BI’s Article search uses Boolean search capabilities. If you are not familiar with these principles, here are some quick tips.
To search specifically for more than one word, put the search term in quotation marks. For example, “workers compensation”. This will limit your search to that combination of words.
To search for a combination of terms, use quotations and the & symbol. For example, “hurricane” & “loss”.
A workers compensation claim doesn’t ever mean you’re winning in life, and a woman in North Carolina was quick to see that when she got a suspicious text telling her that said she had won thousands of dollars in a workers comp claim.
Problem was, she was never injured at work, she told an Action 9 news station reporter investigating a scam that the U.S. Department of Labor has claimed “has been happening a lot recently,” according to the news segment.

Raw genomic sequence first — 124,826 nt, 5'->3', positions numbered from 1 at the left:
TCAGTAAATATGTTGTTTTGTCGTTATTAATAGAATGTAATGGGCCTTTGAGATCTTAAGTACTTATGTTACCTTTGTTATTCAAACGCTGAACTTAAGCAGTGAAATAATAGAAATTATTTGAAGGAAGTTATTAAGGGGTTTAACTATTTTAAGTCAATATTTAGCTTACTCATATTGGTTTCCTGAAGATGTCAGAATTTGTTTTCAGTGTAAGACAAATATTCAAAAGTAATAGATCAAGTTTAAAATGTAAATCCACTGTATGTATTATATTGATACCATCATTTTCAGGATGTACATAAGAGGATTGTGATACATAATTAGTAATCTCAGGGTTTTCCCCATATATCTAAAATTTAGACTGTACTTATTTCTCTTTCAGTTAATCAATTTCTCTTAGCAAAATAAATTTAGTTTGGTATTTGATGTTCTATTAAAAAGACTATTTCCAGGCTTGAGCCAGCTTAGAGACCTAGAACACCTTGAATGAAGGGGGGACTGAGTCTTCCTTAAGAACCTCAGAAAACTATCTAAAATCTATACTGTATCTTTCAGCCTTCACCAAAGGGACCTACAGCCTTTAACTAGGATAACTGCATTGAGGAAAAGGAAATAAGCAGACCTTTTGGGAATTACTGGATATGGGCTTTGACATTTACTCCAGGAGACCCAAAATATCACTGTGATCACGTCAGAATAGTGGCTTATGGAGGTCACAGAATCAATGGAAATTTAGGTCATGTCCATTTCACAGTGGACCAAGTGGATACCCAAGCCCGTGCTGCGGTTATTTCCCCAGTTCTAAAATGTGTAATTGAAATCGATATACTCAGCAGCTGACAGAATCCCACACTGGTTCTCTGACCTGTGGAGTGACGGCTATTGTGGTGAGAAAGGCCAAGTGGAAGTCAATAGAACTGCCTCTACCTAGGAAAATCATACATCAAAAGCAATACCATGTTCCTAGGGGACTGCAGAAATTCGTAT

Lamara Short said the text came from a “workers compensation appeal board” and it was congratulating her, saying she was “eligible to claim up to $62,000.00 or more.” It said she was the “luckiest winner.”
She’s lucky she didn’t fall for it, as the Department of Labor, in a fraud notice on its website, says many have been scammed by entities “trying to gain access to individuals’ financial and other private information. Individuals, living both within the United States and overseas, have been contacted and informed that their name is on “a list” for the receipt of benefits.”